The bubbly may be flowing in the Hamptons this summer, but the property market is flat.
In the second quarter this year, sales in the Hamptons slumped 12.8 percent, according to Douglas Elliman’s latest market report. It marked the first year-over-year decline since 2016. But with 601 sales, the total number remains above average, said Jonathan Miller, CEO of appraisal firm Miller Samuel and the author of the report.
“It is a large drop, but we were running at elevated sales levels last year,” he said. “We did see a reset of sorts in sales.”
At the same time, the median sales price fell — 5.3 percent versus a year earlier — for the first time in six quarters.
Market share expanded below the $1 million price point and above $5 million, creating a soft “middle” range, Miller said. That may be partly due to uncertainty stemming from the federal tax law changes. “The tax law seems to have more impact as you move up in price,” he said. But after a point, it’s not enough of an impact to dissuade buyers.
The median sales price in the luxury segment was up 2 percent year-over-year to $6.3 million, though the number of sales fell to 61 from 69. Buyers on average scored a discount of 9.7 percent in the second quarter of 2018, down from the 15.2 percent in the second quarter of 2017, according to the report.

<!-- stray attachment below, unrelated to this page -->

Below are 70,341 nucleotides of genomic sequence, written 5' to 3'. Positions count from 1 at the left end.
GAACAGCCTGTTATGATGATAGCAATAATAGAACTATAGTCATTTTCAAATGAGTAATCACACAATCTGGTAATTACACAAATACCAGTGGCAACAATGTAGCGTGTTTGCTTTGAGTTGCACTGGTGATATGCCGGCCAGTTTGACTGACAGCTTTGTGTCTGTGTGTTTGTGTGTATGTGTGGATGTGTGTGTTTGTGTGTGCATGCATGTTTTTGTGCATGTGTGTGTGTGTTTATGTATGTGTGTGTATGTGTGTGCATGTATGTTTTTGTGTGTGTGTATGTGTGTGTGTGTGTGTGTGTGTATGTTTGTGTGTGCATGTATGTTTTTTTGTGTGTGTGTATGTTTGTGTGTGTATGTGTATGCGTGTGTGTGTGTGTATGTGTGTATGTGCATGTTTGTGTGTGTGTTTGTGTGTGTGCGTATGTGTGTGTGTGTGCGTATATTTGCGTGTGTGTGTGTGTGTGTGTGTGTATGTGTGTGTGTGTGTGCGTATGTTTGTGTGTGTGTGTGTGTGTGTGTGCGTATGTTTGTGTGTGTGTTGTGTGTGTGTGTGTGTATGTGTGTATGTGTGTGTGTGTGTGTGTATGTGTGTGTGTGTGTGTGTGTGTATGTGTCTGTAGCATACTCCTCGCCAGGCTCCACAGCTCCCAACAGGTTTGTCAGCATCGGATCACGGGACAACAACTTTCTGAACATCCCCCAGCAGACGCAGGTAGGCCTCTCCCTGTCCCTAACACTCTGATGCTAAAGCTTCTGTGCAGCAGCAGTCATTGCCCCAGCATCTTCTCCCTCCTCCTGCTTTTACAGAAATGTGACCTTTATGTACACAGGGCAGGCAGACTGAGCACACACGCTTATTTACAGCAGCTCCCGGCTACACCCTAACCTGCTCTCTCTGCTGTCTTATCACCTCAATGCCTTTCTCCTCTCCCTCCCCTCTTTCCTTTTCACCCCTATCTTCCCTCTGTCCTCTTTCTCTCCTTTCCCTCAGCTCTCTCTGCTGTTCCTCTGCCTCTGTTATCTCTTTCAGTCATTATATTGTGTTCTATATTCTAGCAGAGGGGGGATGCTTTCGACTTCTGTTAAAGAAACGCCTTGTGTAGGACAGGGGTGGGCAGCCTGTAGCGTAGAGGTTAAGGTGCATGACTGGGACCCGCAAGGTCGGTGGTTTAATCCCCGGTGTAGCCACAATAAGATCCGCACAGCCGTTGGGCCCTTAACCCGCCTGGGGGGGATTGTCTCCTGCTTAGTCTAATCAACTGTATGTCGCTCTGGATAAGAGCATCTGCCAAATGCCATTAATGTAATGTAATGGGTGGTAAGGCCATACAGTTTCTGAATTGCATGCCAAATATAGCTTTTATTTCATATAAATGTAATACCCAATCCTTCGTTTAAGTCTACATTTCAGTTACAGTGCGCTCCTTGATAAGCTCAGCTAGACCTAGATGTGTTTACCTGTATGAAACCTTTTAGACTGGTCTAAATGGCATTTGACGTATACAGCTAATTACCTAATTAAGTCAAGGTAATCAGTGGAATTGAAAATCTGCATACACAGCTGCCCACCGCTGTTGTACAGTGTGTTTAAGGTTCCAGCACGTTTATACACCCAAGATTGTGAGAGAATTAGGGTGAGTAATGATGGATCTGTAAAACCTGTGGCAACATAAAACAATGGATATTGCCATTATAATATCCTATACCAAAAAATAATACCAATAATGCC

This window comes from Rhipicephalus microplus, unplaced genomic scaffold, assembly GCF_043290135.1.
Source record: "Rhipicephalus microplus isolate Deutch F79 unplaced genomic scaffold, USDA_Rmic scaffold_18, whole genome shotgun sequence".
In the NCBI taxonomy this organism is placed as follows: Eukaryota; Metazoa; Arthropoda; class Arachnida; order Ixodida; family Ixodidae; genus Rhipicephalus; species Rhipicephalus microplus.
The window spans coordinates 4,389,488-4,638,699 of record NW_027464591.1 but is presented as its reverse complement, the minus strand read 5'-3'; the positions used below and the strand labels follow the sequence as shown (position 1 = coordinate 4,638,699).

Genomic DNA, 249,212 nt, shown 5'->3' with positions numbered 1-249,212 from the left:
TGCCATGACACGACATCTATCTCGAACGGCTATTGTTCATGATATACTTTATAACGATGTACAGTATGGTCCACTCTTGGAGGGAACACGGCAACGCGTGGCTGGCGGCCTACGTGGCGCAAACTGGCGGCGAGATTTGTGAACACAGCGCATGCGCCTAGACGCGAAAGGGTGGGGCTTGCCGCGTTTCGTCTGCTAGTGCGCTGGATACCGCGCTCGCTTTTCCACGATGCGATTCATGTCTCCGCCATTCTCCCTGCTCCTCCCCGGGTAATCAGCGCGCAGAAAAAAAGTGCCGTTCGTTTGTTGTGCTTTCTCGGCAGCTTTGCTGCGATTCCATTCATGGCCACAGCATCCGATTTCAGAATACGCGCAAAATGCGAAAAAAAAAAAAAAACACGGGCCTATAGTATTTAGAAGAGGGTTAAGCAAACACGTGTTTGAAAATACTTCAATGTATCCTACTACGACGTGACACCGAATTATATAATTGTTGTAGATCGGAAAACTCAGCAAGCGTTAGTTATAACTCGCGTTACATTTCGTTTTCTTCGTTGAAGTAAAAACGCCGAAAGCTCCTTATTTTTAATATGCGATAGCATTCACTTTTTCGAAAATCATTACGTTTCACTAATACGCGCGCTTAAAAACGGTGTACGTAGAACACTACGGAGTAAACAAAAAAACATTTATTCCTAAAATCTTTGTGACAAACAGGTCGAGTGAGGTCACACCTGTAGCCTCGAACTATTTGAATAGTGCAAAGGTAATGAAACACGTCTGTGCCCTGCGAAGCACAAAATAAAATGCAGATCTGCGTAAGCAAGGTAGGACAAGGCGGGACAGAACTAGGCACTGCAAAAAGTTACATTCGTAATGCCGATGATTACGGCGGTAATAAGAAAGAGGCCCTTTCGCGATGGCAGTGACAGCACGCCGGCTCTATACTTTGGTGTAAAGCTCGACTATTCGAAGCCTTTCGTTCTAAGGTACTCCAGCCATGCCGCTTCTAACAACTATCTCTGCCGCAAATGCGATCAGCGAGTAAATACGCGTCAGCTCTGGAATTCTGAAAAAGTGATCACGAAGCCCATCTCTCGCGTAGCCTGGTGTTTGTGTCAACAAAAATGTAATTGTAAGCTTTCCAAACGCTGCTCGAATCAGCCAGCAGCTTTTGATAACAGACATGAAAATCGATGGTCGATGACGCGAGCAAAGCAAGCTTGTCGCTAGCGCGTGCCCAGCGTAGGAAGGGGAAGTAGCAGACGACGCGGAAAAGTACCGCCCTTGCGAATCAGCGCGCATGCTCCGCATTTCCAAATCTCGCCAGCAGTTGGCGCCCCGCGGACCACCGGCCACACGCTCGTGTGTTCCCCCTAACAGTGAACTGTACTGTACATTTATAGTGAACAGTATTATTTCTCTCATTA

In a separate report, the Corcoran Group noted the South Fork luxury market saw an uptick. The median price climbed 18 percent. That jump raised the threshold for the high-end — the top 10 percent of sales — to $4.9 million, up from $3.8 million a year ago.
With the reset, the Hamptons market is behaving more like the New York City metro area, Miller said. In the second quarter, Manhattan sales fell 16.6 percent in a drag that’s also brought prices down.